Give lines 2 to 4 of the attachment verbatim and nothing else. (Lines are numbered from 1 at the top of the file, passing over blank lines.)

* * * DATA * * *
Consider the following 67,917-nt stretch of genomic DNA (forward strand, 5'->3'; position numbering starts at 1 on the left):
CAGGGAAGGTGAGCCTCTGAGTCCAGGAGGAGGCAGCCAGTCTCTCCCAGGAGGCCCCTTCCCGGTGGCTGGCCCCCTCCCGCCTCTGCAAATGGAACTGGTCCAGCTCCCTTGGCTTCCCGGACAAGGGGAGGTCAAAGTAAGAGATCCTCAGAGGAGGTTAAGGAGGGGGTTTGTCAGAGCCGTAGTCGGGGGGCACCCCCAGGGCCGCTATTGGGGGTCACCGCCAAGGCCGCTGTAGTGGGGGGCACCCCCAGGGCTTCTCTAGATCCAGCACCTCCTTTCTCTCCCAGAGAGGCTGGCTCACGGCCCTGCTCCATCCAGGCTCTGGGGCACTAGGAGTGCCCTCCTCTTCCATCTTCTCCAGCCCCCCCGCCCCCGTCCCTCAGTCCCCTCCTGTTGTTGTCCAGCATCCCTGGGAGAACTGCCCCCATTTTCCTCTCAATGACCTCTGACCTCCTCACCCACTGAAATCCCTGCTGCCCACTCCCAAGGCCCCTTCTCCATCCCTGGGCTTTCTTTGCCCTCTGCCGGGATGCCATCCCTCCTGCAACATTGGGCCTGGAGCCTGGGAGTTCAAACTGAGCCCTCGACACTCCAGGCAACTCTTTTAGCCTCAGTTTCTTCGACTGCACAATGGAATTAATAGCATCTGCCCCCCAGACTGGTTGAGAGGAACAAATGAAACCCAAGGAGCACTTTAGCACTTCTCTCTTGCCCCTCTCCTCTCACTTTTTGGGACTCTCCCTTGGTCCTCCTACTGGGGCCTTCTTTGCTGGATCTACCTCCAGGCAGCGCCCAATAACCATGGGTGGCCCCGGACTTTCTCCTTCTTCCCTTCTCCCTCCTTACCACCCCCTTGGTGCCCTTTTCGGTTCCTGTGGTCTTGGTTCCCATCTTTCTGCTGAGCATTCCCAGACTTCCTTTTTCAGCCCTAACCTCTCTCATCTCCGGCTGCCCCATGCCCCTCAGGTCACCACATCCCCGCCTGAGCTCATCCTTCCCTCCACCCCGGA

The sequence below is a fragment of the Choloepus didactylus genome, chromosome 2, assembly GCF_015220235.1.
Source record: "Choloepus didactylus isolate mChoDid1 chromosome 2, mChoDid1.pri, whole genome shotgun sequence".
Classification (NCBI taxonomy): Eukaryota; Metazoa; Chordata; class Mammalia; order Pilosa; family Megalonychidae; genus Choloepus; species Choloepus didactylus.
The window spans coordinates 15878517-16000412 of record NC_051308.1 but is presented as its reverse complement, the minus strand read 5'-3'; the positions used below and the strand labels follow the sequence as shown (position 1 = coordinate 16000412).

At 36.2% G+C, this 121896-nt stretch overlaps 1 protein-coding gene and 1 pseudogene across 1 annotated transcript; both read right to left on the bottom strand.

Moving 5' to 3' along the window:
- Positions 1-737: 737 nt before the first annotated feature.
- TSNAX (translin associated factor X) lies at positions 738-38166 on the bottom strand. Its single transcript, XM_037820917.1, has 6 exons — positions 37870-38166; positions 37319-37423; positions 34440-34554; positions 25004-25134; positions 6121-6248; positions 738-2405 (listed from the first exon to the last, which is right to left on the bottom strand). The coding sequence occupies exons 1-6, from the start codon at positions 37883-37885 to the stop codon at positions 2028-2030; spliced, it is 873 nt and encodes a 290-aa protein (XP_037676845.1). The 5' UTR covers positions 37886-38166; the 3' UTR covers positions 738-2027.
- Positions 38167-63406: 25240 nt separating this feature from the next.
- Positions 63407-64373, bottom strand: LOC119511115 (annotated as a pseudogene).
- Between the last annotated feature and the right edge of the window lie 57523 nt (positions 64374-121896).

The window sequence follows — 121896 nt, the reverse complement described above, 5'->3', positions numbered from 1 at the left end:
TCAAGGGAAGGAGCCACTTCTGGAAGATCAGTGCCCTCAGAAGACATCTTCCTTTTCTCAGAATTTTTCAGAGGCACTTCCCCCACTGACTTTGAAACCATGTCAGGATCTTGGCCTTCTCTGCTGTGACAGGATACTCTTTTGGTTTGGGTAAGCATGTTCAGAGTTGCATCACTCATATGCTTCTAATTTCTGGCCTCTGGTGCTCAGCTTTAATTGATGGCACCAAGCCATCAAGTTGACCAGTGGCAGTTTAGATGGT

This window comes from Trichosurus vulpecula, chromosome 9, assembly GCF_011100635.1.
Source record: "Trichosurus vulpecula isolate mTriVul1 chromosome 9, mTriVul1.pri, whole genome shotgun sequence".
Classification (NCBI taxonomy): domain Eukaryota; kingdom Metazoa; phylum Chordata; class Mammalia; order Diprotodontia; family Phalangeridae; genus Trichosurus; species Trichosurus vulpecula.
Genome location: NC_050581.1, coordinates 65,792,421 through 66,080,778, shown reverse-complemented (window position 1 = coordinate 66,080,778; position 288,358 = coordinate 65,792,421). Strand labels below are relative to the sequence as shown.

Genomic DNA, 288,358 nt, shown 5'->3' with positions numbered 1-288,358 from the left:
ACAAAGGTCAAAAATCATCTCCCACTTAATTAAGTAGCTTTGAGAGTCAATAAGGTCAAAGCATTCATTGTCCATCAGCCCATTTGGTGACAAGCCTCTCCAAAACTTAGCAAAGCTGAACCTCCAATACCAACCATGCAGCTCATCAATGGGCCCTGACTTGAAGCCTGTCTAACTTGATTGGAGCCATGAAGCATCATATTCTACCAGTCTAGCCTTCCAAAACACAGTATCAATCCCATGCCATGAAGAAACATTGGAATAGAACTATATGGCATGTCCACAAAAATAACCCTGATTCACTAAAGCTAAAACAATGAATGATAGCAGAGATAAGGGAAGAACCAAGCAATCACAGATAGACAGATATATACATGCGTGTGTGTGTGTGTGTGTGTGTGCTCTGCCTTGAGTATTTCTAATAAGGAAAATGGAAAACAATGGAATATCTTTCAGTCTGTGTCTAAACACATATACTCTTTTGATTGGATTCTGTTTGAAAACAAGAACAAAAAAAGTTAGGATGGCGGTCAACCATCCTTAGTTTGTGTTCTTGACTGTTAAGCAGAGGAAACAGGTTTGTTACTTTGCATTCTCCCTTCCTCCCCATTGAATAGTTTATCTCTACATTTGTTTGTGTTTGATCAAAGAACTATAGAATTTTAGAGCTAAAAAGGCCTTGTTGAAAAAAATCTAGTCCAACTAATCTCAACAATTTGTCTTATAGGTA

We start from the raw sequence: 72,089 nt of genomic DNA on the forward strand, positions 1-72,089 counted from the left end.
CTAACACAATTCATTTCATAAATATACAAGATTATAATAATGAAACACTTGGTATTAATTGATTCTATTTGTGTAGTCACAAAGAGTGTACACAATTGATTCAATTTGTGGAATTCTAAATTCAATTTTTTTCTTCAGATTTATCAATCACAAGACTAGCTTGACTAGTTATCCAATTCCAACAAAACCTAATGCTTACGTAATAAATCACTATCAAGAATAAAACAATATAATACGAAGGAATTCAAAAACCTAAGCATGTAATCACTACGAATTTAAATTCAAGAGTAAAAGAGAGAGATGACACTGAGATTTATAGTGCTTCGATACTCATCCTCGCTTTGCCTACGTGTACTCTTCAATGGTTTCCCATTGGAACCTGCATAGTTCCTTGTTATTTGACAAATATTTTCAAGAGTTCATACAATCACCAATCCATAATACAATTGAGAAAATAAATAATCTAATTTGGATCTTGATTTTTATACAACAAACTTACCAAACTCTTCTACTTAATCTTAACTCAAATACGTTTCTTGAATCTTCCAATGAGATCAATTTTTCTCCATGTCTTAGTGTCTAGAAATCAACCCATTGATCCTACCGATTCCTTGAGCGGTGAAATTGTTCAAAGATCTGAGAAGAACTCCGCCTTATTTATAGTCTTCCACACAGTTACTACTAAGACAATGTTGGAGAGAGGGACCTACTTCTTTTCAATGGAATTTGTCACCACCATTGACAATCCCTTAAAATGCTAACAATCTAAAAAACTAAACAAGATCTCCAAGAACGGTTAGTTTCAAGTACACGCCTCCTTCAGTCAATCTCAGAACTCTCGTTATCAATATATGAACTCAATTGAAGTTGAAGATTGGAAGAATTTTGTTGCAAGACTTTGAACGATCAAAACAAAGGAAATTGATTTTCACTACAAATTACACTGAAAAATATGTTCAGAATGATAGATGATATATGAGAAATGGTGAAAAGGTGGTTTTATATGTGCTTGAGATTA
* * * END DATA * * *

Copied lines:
CAGGGAAGGTGAGCCTCTGAGTCCAGGAGGAGGCAGCCAGTCTCTCCCAGGAGGCCCCTTCCCGGTGGCTGGCCCCCTCCCGCCTCTGCAAATGGAACTGGTCCAGCTCCCTTGGCTTCCCGGACAAGGGGAGGTCAAAGTAAGAGATCCTCAGAGGAGGTTAAGGAGGGGGTTTGTCAGAGCCGTAGTCGGGGGGCACCCCCAGGGCCGCTATTGGGGGTCACCGCCAAGGCCGCTGTAGTGGGGGGCACCCCCAGGGCTTCTCTAGATCCAGCACCTCCTTTCTCTCCCAGAGAGGCTGGCTCACGGCCCTGCTCCATCCAGGCTCTGGGGCACTAGGAGTGCCCTCCTCTTCCATCTTCTCCAGCCCCCCCGCCCCCGTCCCTCAGTCCCCTCCTGTTGTTGTCCAGCATCCCTGGGAGAACTGCCCCCATTTTCCTCTCAATGACCTCTGACCTCCTCACCCACTGAAATCCCTGCTGCCCACTCCCAAGGCCCCTTCTCCATCCCTGGGCTTTCTTTGCCCTCTGCCGGGATGCCATCCCTCCTGCAACATTGGGCCTGGAGCCTGGGAGTTCAAACTGAGCCCTCGACACTCCAGGCAACTCTTTTAGCCTCAGTTTCTTCGACTGCACAATGGAATTAATAGCATCTGCCCCCCAGACTGGTTGAGAGGAACAAATGAAACCCAAGGAGCACTTTAGCACTTCTCTCTTGCCCCTCTCCTCTCACTTTTTGGGACTCTCCCTTGGTCCTCCTACTGGGGCCTTCTTTGCTGGATCTACCTCCAGGCAGCGCCCAATAACCATGGGTGGCCCCGGACTTTCTCCTTCTTCCCTTCTCCCTCCTTACCACCCCCTTGGTGCCCTTTTCGGTTCCTGTGGTCTTGGTTCCCATCTTTCTGCTGAGCATTCCCAGACTTCCTTTTTCAGCCCTAACCTCTCTCATCTCCGGCTGCCCCATGCCCCTCAGGTCACCACATCCCCGCCTGAGCTCATCCTTCCCTCCACCCCGGA

The sequence below is a fragment of the Choloepus didactylus genome, chromosome 2, assembly GCF_015220235.1.
Source record: "Choloepus didactylus isolate mChoDid1 chromosome 2, mChoDid1.pri, whole genome shotgun sequence".